The outcome of a conflict of laws analysis is often difficult to predict. But a recent Appellate Division decision may provide some guidance as to how allocation of coverage issues are decided in New Jersey where there is a conflict of laws.
In the consolidated appeals of <a href="http://njlaw.rutgers.edu/collections/courts/appellate/a5191-10.opn.html" target="_blank" rel="noopener"><span style="text-decoration: underline">In The Matter Of The Liquidation Of Integrity Insurance Company/Sepco Corporation</span> and <span style="text-decoration: underline">In The Matter Of The Liquidation Of Integrity Insurance Company/Mine Safety Appliances Company</span></a>, the Appellate Division was faced with the issue of which state’s laws should apply when apportioning insurance coverage in the mass tort context. Both Sepco Corporation, a California-based company, and Mine Safety Appliances Company, based in Pennsylvania, were insured under excess policies with Integrity, a New Jersey insurance company, in the mid-1980s. After Integrity’s Liquidator filed its liquidation plan, both Sepco and Mine Safety filed proofs of claim with the Liquidator for coverage under the policies.
The Liquidator denied the claims based on the utilization of an “all-sums” (joint and several) allocation methodology. Under that methodology, “the insured may recover in full under any triggered policy that it chooses and leave the selected insurer to pursue cross-claims against other triggered carriers whose policies are also available.” While both California and Pennsylvania utilize this approach, New Jersey has rejected the joint and several allocation method for a pro-rata allocation method.
The denials were referred to a Special Master, who affirmed the Liquidator’s decisions in both matters, citing New Jersey’s compelling interest in having its own law applied to the claims because Integrity was being liquidated pursuant to New Jersey law, and because the pro-rata approach was more equitable as to other claims filed against Integrity than was the joint and several approach. The Special Master’s determinations were affirmed by the trial court.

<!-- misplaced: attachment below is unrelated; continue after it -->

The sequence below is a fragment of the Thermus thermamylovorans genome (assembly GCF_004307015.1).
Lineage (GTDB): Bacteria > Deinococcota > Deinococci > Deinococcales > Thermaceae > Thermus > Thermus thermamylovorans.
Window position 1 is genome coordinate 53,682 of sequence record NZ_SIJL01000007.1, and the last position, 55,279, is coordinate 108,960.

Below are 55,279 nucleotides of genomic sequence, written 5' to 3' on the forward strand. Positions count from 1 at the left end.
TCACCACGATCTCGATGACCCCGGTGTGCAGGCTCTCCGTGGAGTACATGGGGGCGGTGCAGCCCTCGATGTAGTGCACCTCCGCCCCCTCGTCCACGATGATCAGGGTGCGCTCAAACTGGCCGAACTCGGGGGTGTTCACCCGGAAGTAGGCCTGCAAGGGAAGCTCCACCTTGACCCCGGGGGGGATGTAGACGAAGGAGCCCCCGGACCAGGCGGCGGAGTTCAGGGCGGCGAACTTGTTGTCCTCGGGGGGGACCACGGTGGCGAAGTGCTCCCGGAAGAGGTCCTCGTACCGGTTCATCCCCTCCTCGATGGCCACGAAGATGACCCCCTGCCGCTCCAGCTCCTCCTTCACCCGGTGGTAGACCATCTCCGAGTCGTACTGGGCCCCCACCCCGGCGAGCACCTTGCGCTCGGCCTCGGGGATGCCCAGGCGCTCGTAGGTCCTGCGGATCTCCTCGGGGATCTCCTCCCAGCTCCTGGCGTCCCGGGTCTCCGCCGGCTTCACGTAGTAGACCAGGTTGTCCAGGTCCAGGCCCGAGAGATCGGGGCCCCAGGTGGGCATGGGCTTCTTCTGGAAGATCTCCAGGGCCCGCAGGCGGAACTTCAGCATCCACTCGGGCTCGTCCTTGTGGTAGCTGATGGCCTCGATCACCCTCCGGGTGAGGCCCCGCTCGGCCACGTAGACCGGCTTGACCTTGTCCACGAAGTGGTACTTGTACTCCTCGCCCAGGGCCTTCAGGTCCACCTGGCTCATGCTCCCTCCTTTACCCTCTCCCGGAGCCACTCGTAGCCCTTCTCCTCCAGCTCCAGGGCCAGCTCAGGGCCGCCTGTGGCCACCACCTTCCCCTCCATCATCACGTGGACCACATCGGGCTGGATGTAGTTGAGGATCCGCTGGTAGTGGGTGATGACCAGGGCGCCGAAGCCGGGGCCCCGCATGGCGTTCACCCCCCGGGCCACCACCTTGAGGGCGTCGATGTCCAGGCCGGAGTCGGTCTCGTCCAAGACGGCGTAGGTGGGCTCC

On review, the Appellate Division affirmed the trial court’s decision to apply New Jersey law. While refusing to state a blanket rule that the law of the insurer’s home state would govern the analysis, the Appellate Division found that the balance of the equities favored applying New Jersey law to the claims against Integrity, who was in its twenty-fifth year in the liquidation process, even though the policy language confusingly seemed at times to favor an “all-sums” approach.
The best way to guard against uncertainty is to add a provision as to choice of law; otherwise, an unintended and unexpected interpretation of policy terms may result.
Thanks to Christina Emerson for her contribution to this post. If you would like further information please write to firstname.lastname@example.org.